I visited the new Mississippi Craft Center today. If you haven't seen it you really should for the outstanding architecture if not for the amazing shop of Mississippi crafts. I didn't know what was showing in their gallery prior to my visit and what I saw was at the same time bizarre and endearing. It is a selection of aprons from a collection of over 600 aprons owned by a lady named Carolyn Childs Terry in Iuka, Mississippi. You may wonder why I would be interested in putting such a thing on a fine arts focused blog, but there were two things that kind of intrigued me about this. First, though not all of the aprons in the collection are hand made, I felt like there was an interesting connection between these and the quilts of Gee's Bend, Alabama that took New York by storm several years ago. True, the designs of these aprons don't have the irony of strong abstract designs by folks that couldn't be further from the established artworld as the quilts did, but the idea of designing and crafting such an ordinary utilitarian object into a personalized expression creates a value that can't be ignored.
However, I probably would have just walked by the sign that simply reads "Apron Show" had I not just started reading The Accidental Masterpiece: On the Art of Life and Vice Versa by Michael Kimmelman. Kimmelman is an art critic for the New York Times, but I was not familiar with him until I watched the documentary film My Kid Could Paint That. He was in the film, but there is a section in the special features that is simply titled Michael Kimmelman on Art. This short monologue is some of the most refreshing and comprehensible commentary on art that I believe I have ever heard. That being said I had to pick up his book. In the introduction he talks about a man that amassed a collection of around 75,000 lightbulbs and lightbulb related objects. Kimmelman writes,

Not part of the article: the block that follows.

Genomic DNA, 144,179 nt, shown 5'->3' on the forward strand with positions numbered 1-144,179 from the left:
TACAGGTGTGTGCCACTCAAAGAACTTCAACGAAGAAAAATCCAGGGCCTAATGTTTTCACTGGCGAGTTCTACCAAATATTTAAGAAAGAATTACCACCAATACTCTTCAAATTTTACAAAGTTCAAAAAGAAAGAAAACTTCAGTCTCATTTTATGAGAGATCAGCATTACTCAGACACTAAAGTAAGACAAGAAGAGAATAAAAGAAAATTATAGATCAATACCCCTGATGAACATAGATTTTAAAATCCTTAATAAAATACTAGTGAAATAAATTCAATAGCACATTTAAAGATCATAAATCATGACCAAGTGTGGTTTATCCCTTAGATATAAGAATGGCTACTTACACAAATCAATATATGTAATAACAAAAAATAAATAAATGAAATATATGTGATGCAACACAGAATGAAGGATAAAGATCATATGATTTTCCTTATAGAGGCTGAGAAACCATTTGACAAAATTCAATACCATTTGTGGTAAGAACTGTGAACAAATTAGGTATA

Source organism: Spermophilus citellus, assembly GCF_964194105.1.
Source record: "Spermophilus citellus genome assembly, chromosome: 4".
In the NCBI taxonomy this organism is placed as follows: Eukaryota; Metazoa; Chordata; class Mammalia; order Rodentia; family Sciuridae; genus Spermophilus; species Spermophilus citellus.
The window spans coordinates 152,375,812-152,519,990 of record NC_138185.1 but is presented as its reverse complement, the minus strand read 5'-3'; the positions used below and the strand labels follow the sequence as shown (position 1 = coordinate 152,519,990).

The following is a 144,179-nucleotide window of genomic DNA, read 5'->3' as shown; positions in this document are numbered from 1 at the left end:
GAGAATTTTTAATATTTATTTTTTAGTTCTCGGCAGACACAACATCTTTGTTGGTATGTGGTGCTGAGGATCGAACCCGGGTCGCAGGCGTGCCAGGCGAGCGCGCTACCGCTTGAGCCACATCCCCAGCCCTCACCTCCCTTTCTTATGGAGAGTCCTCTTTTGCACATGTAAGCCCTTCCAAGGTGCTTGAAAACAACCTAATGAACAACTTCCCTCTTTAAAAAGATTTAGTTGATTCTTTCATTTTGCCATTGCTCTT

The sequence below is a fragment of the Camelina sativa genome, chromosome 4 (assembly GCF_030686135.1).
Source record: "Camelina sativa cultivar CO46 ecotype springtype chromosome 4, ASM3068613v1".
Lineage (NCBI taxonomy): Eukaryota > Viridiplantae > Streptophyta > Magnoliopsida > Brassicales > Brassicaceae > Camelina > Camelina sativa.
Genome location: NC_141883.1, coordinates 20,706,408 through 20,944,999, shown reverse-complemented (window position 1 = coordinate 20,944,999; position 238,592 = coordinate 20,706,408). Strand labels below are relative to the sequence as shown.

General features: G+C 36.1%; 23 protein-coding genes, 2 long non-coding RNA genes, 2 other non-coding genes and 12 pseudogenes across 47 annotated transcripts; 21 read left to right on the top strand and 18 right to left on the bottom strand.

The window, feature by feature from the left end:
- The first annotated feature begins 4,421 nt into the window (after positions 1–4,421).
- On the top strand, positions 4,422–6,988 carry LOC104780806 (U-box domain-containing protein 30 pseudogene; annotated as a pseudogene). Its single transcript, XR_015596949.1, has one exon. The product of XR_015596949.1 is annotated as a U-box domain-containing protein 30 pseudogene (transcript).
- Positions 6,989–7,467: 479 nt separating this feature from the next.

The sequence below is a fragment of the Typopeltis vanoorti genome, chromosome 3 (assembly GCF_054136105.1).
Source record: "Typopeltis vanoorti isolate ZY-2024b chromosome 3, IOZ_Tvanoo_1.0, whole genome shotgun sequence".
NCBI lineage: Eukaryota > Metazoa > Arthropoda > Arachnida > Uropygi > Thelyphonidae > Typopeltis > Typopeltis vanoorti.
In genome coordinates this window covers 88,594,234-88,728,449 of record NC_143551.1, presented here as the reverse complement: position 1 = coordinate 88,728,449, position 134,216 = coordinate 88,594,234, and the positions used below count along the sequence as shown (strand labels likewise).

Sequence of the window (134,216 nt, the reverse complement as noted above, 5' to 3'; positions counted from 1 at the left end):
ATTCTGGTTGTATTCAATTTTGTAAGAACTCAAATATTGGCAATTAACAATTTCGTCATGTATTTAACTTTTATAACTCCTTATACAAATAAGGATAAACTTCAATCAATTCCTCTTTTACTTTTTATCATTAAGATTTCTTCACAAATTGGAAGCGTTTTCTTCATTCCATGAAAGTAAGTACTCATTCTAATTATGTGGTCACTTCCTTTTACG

" He certainly created something wondrous out of his
improbable hobby. His achievement was not simply to
put together a collection of lightbulbs; it was to convey
through his collection the obvious contentment and
meaning that this obsession gave him. The collection...
became his masterpiece by accident - by which I mean
not a traditional work of art like a painting or a sculpture
but derived, like art, from a creative impulse, a deep
compulsion pursued to the nth degree. His museum
became a shrine to his peculiar ardor, which (again,
like art) entailed the value of looking at something very
closely, in this case at a humble lightbulb.
The idea behind The Accidental Masterpiece, the one
that popped into my head at some point, is pretty simple.
It is not that I should write a book of art history or
criticism, exactly, or solely dwell on my favorite painters,
sculptors, and photographers. Nor is it that all art is
salutory. A day of looking at bad art can be long and
dark. Instead, it is this - whether the example is the
life of an artist as lofty as Bonnard or the passion of a
lightbulb-enthusiast... - art provides us with clues about
how to live our own lives more fully. Put differently,
this book is, in part, about how creating,
collecting, and even just appreciating art can make
living a daily masterpiece."
There's nothing else I can say. Here are some of the aprons...